The 23-inch display incorporates two pressure sensitive buttons for Brightness and a combined Power/Sleep function. On the rear is a pair of USB ports. The Brightness control actually calls up the apple Display control panel from the Operating System and operates in software. The default setting is around 60% and when measured using my Eye-One spectrophotometer this equates to a luminance level of around 120 cd/m2 (actually the optimum value for an LCD). Obviously as the display ages and the backlight performance declines this value will reduce. My initial impressions of the Cinema HD Display would be that the images are "Stunning" - i.e. sharp, bright and vibrant colour. After calibration the black to white gradients are very smooth and devoid of the colour streaks/casts and posterisation. My CRT based legacy images appeared spot-on if not a tad over-sharpened and this pretty much confirmed the accepted wisdom that at the CRT's are considerably softer than LCD type displays. Colour accuracy at the level I work at (non-professional) has proved to be more than acceptable.

Typically the larger an LCD panel gets the more difficult it is to maintain even illumination across its full surface. We've all read of light and dark patches in the corners and how this can impact upon our ability to apply accurate colour and tone edits to images. Unfortunately the Apple 22-inch Cinema Displays I'd previously  tried certainly exhibited a greater variation than my CRT's. That said the 17-inch units were a lot better than the 22-inch versions. However, when measured across the full display area I find that the amount of variation from centre to edges for the 23-inch HD display is significantly better (at delta-E less than 3) than either of my CRT's (delta-E as high as 6). Dead or stuck pixels is another area that can plague LCD's and so far I've not found any but if others are to believed they will eventually arise.

Compared to my 19-inch Mitsubishi CRT's the the image is razor sharp, there is NO flicker. My CRT's were set up for 1280 by 1024 pixel resolution and the screen shot shown below (left) should give and indication of the amount of additional desk top space provided by 1920 by 1200 pixels. It's worth mentioning that driving an LCD at a resolution other than its native value will result in VERY soft images and text. You also need a graphics card capable of producing 1920 by 1200 pixels and not all can.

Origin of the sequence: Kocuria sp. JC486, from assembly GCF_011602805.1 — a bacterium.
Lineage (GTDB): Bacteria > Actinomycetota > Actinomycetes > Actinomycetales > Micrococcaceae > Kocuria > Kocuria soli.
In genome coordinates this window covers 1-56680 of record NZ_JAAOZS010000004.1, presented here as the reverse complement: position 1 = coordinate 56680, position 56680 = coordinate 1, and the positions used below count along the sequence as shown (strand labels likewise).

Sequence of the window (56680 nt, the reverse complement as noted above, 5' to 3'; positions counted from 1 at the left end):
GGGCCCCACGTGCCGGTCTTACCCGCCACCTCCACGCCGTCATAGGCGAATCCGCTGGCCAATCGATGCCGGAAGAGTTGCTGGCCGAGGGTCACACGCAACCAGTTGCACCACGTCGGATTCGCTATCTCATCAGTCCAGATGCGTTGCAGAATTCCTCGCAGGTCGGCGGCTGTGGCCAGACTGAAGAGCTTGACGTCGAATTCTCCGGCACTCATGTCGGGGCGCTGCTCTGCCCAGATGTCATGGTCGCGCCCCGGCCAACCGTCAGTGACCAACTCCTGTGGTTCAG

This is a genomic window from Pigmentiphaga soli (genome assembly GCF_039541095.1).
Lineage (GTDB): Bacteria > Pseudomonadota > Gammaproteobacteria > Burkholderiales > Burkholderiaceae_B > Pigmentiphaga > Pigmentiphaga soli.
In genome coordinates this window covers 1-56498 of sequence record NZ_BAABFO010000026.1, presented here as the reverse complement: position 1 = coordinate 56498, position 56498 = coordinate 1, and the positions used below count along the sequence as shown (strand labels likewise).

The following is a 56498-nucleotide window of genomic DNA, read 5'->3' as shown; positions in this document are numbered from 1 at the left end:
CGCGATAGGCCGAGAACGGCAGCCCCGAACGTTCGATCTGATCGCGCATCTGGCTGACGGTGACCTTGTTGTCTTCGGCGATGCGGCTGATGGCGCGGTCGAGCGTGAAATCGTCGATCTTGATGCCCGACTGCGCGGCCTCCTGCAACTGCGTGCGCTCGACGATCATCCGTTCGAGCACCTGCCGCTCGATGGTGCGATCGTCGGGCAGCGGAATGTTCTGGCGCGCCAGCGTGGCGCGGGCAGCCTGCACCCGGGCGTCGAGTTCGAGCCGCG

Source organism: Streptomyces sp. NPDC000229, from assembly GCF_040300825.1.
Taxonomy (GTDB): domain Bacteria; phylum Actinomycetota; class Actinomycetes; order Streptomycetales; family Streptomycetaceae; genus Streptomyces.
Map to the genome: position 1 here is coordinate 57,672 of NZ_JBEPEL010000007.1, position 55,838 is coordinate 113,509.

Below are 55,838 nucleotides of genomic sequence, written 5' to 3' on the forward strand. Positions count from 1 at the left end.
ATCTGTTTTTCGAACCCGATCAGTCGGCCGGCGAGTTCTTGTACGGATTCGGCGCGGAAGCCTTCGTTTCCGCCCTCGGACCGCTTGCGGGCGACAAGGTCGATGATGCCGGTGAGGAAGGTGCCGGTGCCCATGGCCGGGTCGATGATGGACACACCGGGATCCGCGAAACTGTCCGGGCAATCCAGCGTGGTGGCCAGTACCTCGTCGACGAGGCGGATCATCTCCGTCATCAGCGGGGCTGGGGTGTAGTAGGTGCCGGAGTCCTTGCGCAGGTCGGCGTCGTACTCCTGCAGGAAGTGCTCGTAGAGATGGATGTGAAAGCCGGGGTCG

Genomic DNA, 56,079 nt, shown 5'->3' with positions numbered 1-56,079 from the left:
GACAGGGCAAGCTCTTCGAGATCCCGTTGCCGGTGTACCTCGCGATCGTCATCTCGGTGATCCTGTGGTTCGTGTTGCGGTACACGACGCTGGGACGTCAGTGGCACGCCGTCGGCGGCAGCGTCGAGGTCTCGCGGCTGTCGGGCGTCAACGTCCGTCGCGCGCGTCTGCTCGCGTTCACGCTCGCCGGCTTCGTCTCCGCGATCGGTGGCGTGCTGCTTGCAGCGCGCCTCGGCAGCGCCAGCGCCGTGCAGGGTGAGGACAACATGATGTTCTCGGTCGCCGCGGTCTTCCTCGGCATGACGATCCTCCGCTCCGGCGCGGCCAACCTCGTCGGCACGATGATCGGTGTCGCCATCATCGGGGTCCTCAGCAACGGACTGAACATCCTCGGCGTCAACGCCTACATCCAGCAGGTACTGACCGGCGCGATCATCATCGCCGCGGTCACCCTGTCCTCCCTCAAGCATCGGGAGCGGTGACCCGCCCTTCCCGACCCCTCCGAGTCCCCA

Resolution Comparison Power Comparison

 

One of the plus points often mentioned for LCD's is the reduced power requirement. For many users this has little meaning but power is measured in watts and more watts means more heat. The graph shown above (right) compares typical LCD and CRT displays. Recall that I had two of these CRT's on my desktop and this has been replaced with just one LCD display. The benefit to me isn't just measured in heat output but the complete absence of screen flicker at the periphery of my vision - thus reduced eye-strain and headaches.

It is often claimed that LCD's do not offer a wide enough colour gamut. However, this is a fallacy as the the screen shot below show. I've measured the colour gamut of the Cinema HD Display as only marginally less than that  of my CRT's. Apple LCD's are factory set for Gamma 2.2 and a colour temperature of  approximately 6500Kand should therefore fit well within most Photoshop users requirements.

 

Image

Gamut Plot Comparing CRT and Apple LCD Display

 

On Mac systems ColorSync automatically identifies an Apple LCD display and creates a profile based on information obtained from the display itself. Whilst not perfect this profile provides a reasonable  representation of the display's colour reproduction capabilities. A more accurate user defined profile can be created using the Apple Display Calibrator Assistant and a tutorial on its use can be found here

For ultimate colour accuracy  we can use an external measurement device such as the GretagMacbeth  Eye-One, ColorVision Spyder or MonacoOPTIX; all three of which are reviewed elsewhere on this web site. These tools have been designed to measure the colour output from an LCD display and create an accurate profile. The big weakness in all current LCD displays is their relatively poor black level. Typically a CRT can get as low as 0.3 cd/m2 but even the best LCD's can only achieve just under 0.5 cd/m2 when set to maximum brightness. This means that LCD's are probably not suitable for those who need black levels as low as those of CRT's.

As mentioned above I've now been using the 23-inch Cinema HD Display for just over a month. I was very pleased when it first arrived and my opinion hasn't changed. I've had no difficulties with colour shifts, poor neutrals, shadow posterisation, rainbowing and all the other issues that plague the low end units. For the price of the Apple 23-inch LCD I could have bought two of the new Sony Artisan 21-inch Self Calibrating CRT displays which by all accounts are better than CRT's costing 3 times as much again. Nevertheless I made my decision and am VERY happy with the results to date.

More details on Apple LCD display can obtained from http://www.apple.com and choose the Apple Store. Alternatively, cheaper but also exceptionally good LCD's displays are produced by Formac - http://www.formac.com

Note:

Apple and Formac LCD displays use a propriety digital connection designed specifically for Apple computers. This means that PC users who might wish to use an Apple or Formac LCD display will also need to purchase a special adapter that converts between the Apple ADC connection and the more common DVI connection. Be aware that even with this adapter these LCD's cannot be used with a PC fitted with Matrox graphics cards. Apple and Formac LCD displays will work with graphics cards from nVidia and ATI.

 

 

Contents on this site: Ian Lyons 1999 - 2017. All Rights Reserved